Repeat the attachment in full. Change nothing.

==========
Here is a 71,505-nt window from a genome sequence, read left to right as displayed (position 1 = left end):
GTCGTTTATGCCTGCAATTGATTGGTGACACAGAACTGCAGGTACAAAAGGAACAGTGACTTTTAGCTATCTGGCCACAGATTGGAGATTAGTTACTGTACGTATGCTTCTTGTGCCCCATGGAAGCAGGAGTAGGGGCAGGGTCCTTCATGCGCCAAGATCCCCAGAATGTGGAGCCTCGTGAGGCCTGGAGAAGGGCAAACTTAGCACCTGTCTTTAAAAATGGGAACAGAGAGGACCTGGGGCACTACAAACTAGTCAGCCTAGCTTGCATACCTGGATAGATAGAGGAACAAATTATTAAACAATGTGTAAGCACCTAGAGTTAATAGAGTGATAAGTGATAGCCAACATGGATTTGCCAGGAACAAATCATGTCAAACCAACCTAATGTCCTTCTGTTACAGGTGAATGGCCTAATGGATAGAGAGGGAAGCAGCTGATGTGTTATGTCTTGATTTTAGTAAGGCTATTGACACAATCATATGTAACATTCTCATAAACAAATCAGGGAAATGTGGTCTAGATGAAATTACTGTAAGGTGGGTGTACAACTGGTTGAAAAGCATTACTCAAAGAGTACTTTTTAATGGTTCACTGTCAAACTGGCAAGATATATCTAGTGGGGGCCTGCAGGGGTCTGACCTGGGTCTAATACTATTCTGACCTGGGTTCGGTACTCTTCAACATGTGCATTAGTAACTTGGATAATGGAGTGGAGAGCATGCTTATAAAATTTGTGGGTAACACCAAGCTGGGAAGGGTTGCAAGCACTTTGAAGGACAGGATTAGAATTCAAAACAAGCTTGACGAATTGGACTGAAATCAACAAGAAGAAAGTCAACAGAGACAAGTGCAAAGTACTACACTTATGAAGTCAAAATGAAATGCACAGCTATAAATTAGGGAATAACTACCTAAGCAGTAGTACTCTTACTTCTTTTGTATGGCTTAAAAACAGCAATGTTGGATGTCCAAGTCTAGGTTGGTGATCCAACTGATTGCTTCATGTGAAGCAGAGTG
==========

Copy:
Here is a 71,505-nt window from a genome sequence, read left to right as displayed (position 1 = left end):
GTCGTTTATGCCTGCAATTGATTGGTGACACAGAACTGCAGGTACAAAAGGAACAGTGACTTTTAGCTATCTGGCCACAGATTGGAGATTAGTTACTGTACGTATGCTTCTTGTGCCCCATGGAAGCAGGAGTAGGGGCAGGGTCCTTCATGCGCCAAGATCCCCAGAATGTGGAGCCTCGTGAGGCCTGGAGAAGGGCAAACTTAGCACCTGTCTTTAAAAATGGGAACAGAGAGGACCTGGGGCACTACAAACTAGTCAGCCTAGCTTGCATACCTGGATAGATAGAGGAACAAATTATTAAACAATGTGTAAGCACCTAGAGTTAATAGAGTGATAAGTGATAGCCAACATGGATTTGCCAGGAACAAATCATGTCAAACCAACCTAATGTCCTTCTGTTACAGGTGAATGGCCTAATGGATAGAGAGGGAAGCAGCTGATGTGTTATGTCTTGATTTTAGTAAGGCTATTGACACAATCATATGTAACATTCTCATAAACAAATCAGGGAAATGTGGTCTAGATGAAATTACTGTAAGGTGGGTGTACAACTGGTTGAAAAGCATTACTCAAAGAGTACTTTTTAATGGTTCACTGTCAAACTGGCAAGATATATCTAGTGGGGGCCTGCAGGGGTCTGACCTGGGTCTAATACTATTCTGACCTGGGTTCGGTACTCTTCAACATGTGCATTAGTAACTTGGATAATGGAGTGGAGAGCATGCTTATAAAATTTGTGGGTAACACCAAGCTGGGAAGGGTTGCAAGCACTTTGAAGGACAGGATTAGAATTCAAAACAAGCTTGACGAATTGGACTGAAATCAACAAGAAGAAAGTCAACAGAGACAAGTGCAAAGTACTACACTTATGAAGTCAAAATGAAATGCACAGCTATAAATTAGGGAATAACTACCTAAGCAGTAGTACTCTTACTTCTTTTGTATGGCTTAAAAACAGCAATGTTGGATGTCCAAGTCTAGGTTGGTGATCCAACTGATTGCTTCATGTGAAGCAGAGTG